Sunday, June 16, 2019
Home Biological aspects of sexuality Anatomy & development The male erectile sex organ (or phallus)

The male erectile sex organ (or phallus)

A man’s sex organ (penis) is separate from his internal reproductive anatomy (testes and glands). The penis has three main functions.

Firstly men use their penis to urinate (but only when flaccid). The urethra is a tube that runs down the middle of the penis. When a man has an erection, the muscles at the base of the bladder contract and close off the urethra so it is impossible for urine to be released when the penis is erect.

Secondly the penis is the male sex organ. When a man has an erection, his penis becomes highly sensitised and pleasurable to touch. The erect penis juts out from the body at an angle of approximately 45 degrees. When the erect penis is stimulated, in conjunction with a mental focus on erotic stimuli, a man can achieve orgasm and he ejaculates. A man experiences pelvic muscle contractions and highly pleasurable sensations in the brain.

Thirdly the penis is a reproductive organ. Male orgasm triggers the ejaculation of semen, which contain a man’s spermatozoa (sperm). The male reproductive organs include the penis, the testes and the various male glands (including Cowper’s gland and the prostate). Intercourse is an activity that facilitates male ejaculation of semen. As a result of thrusting into the vagina, a man ejaculates and his sperm (from the testes) pass from the penis (via the vagina) into the uterus to meet the egg (produced by the ovaries). When a sperm cell and an egg meet and fuse together, a new life is formed.

Many mammals, including most primates, have a penis bone (bacula) that facilitates penetration. Females have an equivalent bone in the clitoris. Humans appear to be unique in having blood flow to the genitals, which in the male is trapped and causes the erection that makes penetration possible.

The post-adolescent penis is designed for penetration. It has a shaft including a core of erectile tissue, containing a specialized arrangement of arteries within a matrix of connective tissue. Two cylinder-shaped chambers (corpora cavernosa) run the length of the penis (either side of the central urethra). When these spongey chambers fill with blood, the penis becomes rigid and increases in size (both width and length). This creates an internal strength and rigidity that is far greater than would be possible in a hollow tube filled to an equivalent pressure. The corpora cavernosa are encased in a sheath of tough fibrous connective tissue (Bucks fascia). Between this sheath and the overlying skin is a layer of elastic connective tissue that allows the skin of the penis to move freely along the shaft. The penis and the clitoris extend back into the pelvis between muscles in the lower abdomen.

When a man is aroused, his brain sends messages to the nerves in the penis causing the arteries to relax and blood to flow in. The resulting pressure causes the penis to expand, which compresses the veins that normally allow the blood to drain away. Once the blood is trapped, a muscle within the corpora cavernosa sustains the erection. An erection is reversed when the muscles contract and stop blood flowing into the corpora cavernosa. It is common and quite normal for the penis to be curved (sometimes sideways). There is no detrimental effect on either reproduction or sexual pleasure.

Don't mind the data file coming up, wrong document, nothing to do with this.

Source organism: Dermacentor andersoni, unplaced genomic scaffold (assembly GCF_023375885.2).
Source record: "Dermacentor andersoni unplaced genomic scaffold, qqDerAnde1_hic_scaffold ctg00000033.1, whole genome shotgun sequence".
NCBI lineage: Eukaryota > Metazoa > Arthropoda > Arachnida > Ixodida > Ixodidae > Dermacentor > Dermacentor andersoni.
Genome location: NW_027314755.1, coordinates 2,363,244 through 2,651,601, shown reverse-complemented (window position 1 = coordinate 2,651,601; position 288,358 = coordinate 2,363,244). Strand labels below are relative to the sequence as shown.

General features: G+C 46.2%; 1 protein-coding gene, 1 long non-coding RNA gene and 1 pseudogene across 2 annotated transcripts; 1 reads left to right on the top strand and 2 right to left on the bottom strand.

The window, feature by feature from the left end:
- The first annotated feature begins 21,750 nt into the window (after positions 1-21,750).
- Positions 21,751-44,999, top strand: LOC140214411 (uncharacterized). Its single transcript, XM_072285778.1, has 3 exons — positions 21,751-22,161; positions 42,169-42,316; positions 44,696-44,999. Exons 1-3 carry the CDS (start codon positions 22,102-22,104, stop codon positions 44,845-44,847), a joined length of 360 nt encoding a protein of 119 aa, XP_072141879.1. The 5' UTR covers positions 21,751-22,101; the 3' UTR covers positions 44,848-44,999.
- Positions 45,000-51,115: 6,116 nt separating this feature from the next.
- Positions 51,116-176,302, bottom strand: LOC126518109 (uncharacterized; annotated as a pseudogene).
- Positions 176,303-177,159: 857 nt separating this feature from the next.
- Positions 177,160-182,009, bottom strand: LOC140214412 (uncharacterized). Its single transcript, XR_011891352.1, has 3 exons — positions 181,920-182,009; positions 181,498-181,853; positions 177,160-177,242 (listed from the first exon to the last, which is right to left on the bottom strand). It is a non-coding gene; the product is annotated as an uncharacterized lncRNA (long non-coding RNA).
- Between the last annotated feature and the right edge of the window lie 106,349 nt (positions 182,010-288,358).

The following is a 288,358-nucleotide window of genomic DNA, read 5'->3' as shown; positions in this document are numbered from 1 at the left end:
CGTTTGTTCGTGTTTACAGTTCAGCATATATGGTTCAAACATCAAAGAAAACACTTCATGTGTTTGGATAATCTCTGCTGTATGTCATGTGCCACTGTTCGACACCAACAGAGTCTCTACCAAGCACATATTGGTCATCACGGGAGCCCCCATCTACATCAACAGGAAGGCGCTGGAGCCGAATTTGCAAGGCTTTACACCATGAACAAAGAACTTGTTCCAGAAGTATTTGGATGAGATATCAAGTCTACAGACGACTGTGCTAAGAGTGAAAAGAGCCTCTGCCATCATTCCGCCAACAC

The prostate lies at the base of the penis, just below the bladder. Before a man can ejaculate, he must be mentally aroused, which involves getting an erection. Thereafter he needs penile stimulation to ejaculate. Orgasm is the trigger for ejaculation. During male ejaculation, sperm is transmitted from the ductus deferens into the male urethra via the ejaculatory ducts, which lie within the prostate gland. It is possible for some men to achieve orgasm solely through stimulation of the prostate gland (stimulated via the rectum).

Some male prostitutes can climax five, six or more times per day regularly over many years. Even with such high frequencies, although the quantity of ejaculate is lower than usual, a little semen is always produced. Around three quarters of men do not ejaculate with any force. Their semen is merely exuded from the glans. Other men may ejaculate semen over distances of a few inches or even a few feet (very rarely up to even a meter or more!).

Having an erection, gives a man to have a strong desire to release sexual tension by thrusting into a body orifice. Intercourse involves a man inserting his erect penis into a woman’s vagina and thrusting until he ejaculates. The penis and the vagina act as reproductive conduits during intercourse. Male orgasm is a vital aspect of male reproductive function. The pleasure provided by orgasm triggers ejaculation and starts the reproductive process. A man may be inordinately proud of his penis as the source of his own pleasure and his hopes for arousing (or at least penetrating) a lover. Achieving penetration and ejaculation are key to men’s sense of well-being.

The role penetrator in intercourse involves substantially more pleasure than that of the receiver. Only relatively unresponsive men or women (who are incapable of penetrating anyone) offer a partner the pleasure of penetration. This is how responsiveness has evolved. Responsiveness involves an instinct to penetrate another person’s orifice (female erotic fantasies focus on the idea of penetration). Only a person who is born male (with penis and testes) can reproduce by ejaculating into a vagina. So only men have a sex drive.

The relaxed penis can be any size, depending on ambient temperature. (Antony Mason 1998)